I have a '67 with different color green plastic than the turquoise, its more like grass green. I have another SM9 with the turquoise so its easy to tell the difference. Also on the grass-green job,ReplyDelete
the area around the word 'Deluxe' is grey and not green. I couldn't find any pics but I'm going out to storage soon to get out all the SM9s. Just thought I'd share, I haven't seen another SM8/9 with that grass green colorand I always thought it was odd
OK I just got all three together-- SM9 #3053520 has lighter, almost white top cover, turquoise shift keys, knob ends, 'Deluxe' plate, and carriage lock lever, lighter grey bottom. Paper table and erasing flap are lighter like the bottom. Almost white keys with black printing. I haven't seen any of these with the grass green instead of turquoise SM9 #3416632 has slightly darker top cover, grass green shift keys & knob ends, 'Deluxe' cover is very light grey like the top cover, carriage lock lever is same color as top cover, bottom is darker grey, table and eraser flap darker grey like bottom. Keys are medium grey with white (or very pale grey) lettering. This typewriter also has an huge platen. SM8 #4101658 (70's design) has a similar color top cover as #3416632, dark grey knob ends & keys, including shift. 'Deluxe' plate is same color as top cover. Paper table and erasing flap are the same dark grey as the bottom. Carriage lock lever and carriage end caps are body color. There's a lot there, I hope I got it rightReplyDelete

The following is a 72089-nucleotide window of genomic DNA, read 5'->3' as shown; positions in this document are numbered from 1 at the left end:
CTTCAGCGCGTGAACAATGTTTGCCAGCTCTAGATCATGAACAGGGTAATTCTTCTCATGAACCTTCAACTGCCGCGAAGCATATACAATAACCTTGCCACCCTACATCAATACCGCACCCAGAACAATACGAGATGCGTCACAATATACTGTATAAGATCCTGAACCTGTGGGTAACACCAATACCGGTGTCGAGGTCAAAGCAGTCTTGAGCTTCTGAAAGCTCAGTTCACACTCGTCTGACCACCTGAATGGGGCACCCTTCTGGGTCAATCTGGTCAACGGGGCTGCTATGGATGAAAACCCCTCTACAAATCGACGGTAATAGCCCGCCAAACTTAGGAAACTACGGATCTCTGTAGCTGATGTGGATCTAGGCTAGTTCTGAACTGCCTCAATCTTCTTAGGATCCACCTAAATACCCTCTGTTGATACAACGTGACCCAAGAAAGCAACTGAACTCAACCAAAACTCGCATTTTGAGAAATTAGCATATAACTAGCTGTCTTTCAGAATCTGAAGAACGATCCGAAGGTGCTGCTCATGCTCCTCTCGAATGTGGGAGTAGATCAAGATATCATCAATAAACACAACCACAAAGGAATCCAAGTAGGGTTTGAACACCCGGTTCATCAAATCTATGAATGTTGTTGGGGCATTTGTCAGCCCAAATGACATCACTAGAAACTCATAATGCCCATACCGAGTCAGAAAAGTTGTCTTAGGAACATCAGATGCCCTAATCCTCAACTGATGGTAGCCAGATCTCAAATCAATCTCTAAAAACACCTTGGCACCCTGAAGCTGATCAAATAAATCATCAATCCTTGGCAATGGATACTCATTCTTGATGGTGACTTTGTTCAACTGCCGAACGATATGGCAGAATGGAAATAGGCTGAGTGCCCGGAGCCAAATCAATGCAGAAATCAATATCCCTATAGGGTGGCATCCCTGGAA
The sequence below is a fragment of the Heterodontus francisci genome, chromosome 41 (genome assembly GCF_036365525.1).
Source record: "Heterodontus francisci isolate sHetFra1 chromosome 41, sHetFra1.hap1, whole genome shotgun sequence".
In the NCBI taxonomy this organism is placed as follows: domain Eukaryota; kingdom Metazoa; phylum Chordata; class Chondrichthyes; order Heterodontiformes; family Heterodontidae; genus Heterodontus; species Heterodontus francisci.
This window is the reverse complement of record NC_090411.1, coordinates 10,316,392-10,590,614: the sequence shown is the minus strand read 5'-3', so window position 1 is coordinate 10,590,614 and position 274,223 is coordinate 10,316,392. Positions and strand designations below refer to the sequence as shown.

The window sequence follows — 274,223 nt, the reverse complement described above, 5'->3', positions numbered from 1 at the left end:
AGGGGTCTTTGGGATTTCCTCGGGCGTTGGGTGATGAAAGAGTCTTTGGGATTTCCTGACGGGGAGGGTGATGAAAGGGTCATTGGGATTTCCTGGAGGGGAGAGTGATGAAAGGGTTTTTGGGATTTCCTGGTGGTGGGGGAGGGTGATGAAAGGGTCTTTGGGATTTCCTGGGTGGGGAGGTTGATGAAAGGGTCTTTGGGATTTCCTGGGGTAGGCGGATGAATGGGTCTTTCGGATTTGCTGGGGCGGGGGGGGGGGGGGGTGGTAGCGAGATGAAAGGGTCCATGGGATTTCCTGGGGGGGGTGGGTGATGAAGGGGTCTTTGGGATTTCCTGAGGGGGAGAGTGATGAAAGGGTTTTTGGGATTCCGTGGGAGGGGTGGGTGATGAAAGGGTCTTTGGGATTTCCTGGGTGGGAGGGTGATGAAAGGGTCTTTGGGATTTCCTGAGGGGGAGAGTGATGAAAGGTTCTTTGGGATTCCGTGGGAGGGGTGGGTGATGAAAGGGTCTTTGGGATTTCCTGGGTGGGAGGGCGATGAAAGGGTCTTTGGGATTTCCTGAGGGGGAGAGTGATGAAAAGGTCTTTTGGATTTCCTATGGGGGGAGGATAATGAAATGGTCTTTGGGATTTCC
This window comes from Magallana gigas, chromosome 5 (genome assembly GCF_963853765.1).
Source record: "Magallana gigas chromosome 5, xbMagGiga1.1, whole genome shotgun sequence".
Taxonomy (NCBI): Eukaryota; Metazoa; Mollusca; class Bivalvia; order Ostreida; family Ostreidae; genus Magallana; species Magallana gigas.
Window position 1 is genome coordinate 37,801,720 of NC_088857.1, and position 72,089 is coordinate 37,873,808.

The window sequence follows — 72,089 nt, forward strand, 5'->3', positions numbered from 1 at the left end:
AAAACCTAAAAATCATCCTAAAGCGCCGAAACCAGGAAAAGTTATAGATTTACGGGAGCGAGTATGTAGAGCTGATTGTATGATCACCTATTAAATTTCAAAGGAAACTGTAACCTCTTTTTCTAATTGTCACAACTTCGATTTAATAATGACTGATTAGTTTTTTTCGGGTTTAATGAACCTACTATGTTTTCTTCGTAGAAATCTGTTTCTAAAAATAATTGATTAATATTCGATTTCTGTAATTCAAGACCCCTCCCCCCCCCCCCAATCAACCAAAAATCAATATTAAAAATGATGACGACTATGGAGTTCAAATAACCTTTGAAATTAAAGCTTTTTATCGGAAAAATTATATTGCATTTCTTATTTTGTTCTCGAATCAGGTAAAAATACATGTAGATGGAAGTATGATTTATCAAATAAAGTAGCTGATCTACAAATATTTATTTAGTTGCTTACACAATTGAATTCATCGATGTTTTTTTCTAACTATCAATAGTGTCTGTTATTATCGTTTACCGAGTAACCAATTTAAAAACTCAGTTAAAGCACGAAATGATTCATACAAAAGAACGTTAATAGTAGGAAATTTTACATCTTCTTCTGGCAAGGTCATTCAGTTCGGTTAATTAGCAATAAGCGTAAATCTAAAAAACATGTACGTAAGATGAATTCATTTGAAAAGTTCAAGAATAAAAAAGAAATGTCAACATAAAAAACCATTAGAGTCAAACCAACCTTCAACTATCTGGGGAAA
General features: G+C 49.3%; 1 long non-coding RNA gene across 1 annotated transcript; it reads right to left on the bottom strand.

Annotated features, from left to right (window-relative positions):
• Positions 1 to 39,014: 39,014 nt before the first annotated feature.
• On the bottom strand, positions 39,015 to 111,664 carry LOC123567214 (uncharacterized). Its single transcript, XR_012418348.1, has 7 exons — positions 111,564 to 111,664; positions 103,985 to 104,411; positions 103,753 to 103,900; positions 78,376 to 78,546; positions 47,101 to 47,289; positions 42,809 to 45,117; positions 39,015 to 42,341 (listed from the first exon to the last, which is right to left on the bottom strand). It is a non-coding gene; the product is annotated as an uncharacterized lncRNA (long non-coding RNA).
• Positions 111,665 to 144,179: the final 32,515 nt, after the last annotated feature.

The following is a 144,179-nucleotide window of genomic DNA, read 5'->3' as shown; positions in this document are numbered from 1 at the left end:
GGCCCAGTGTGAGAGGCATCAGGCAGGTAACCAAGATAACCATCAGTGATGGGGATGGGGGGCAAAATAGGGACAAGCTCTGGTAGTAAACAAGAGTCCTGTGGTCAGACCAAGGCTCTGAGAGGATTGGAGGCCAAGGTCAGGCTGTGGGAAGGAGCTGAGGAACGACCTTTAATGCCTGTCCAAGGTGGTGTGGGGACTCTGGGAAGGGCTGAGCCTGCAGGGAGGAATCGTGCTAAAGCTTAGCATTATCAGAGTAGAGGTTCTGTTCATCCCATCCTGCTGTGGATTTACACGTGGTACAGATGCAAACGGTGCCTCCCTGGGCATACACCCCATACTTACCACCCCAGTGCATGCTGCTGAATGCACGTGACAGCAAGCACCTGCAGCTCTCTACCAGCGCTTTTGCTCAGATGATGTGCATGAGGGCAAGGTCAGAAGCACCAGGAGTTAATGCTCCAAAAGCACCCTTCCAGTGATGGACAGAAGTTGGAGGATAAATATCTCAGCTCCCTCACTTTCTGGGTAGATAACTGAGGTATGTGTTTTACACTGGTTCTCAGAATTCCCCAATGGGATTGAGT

I meant in reference to #3416632, with the grass green parts, I haven't seen another SM8/9 with that color green, and I wondered if it might have something to do with it having the very big carriage. I knew I'd forget something in the previous postReplyDelete
One more thing: I left the last 3 posts about my SM8/9 variants. I'm working on the typewriters now, and I noticed something. The early one has 12-pitch type. The 2nd one has 10. Nothing odd about that at all but the part I did find interesting is the 70's SM8 has a slightly large type size, it measures 9 characters/inch. It is noticeably taller, not like the 12/ and 10/ of the other two which are the same height but one has slightly narrower characters than the other, but the 9/ is taller as well as wider. I say all this because at the beginning of this 5 year old thing it says to tell all the variants you have, so there it is. 5 years ago.ReplyDelete